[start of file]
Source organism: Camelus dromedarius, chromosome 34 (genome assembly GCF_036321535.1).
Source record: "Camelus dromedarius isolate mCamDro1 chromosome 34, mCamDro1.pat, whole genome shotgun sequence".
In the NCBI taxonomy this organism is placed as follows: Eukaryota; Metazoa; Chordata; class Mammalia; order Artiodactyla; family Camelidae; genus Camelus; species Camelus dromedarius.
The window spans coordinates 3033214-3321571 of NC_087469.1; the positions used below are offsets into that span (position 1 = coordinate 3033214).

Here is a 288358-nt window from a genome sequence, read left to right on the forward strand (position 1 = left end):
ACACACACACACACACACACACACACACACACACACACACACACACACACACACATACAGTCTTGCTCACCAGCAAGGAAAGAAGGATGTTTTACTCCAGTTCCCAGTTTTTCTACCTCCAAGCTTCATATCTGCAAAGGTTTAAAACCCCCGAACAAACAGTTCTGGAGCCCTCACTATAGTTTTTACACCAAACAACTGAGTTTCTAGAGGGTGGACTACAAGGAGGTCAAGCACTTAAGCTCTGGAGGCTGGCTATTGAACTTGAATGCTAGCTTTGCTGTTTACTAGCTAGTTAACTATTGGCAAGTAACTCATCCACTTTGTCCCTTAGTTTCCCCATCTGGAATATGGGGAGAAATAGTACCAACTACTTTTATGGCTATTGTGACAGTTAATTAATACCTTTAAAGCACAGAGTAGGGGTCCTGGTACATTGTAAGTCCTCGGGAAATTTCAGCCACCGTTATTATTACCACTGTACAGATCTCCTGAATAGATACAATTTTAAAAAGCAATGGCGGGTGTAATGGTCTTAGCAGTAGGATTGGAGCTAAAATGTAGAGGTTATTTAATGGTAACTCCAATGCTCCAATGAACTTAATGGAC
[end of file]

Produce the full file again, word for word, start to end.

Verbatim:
Source organism: Camelus dromedarius, chromosome 34 (genome assembly GCF_036321535.1).
Source record: "Camelus dromedarius isolate mCamDro1 chromosome 34, mCamDro1.pat, whole genome shotgun sequence".
In the NCBI taxonomy this organism is placed as follows: Eukaryota; Metazoa; Chordata; class Mammalia; order Artiodactyla; family Camelidae; genus Camelus; species Camelus dromedarius.
The window spans coordinates 3033214-3321571 of NC_087469.1; the positions used below are offsets into that span (position 1 = coordinate 3033214).

Here is a 288358-nt window from a genome sequence, read left to right on the forward strand (position 1 = left end):
ACACACACACACACACACACACACACACACACACACACACACACACACACACACATACAGTCTTGCTCACCAGCAAGGAAAGAAGGATGTTTTACTCCAGTTCCCAGTTTTTCTACCTCCAAGCTTCATATCTGCAAAGGTTTAAAACCCCCGAACAAACAGTTCTGGAGCCCTCACTATAGTTTTTACACCAAACAACTGAGTTTCTAGAGGGTGGACTACAAGGAGGTCAAGCACTTAAGCTCTGGAGGCTGGCTATTGAACTTGAATGCTAGCTTTGCTGTTTACTAGCTAGTTAACTATTGGCAAGTAACTCATCCACTTTGTCCCTTAGTTTCCCCATCTGGAATATGGGGAGAAATAGTACCAACTACTTTTATGGCTATTGTGACAGTTAATTAATACCTTTAAAGCACAGAGTAGGGGTCCTGGTACATTGTAAGTCCTCGGGAAATTTCAGCCACCGTTATTATTACCACTGTACAGATCTCCTGAATAGATACAATTTTAAAAAGCAATGGCGGGTGTAATGGTCTTAGCAGTAGGATTGGAGCTAAAATGTAGAGGTTATTTAATGGTAACTCCAATGCTCCAATGAACTTAATGGAC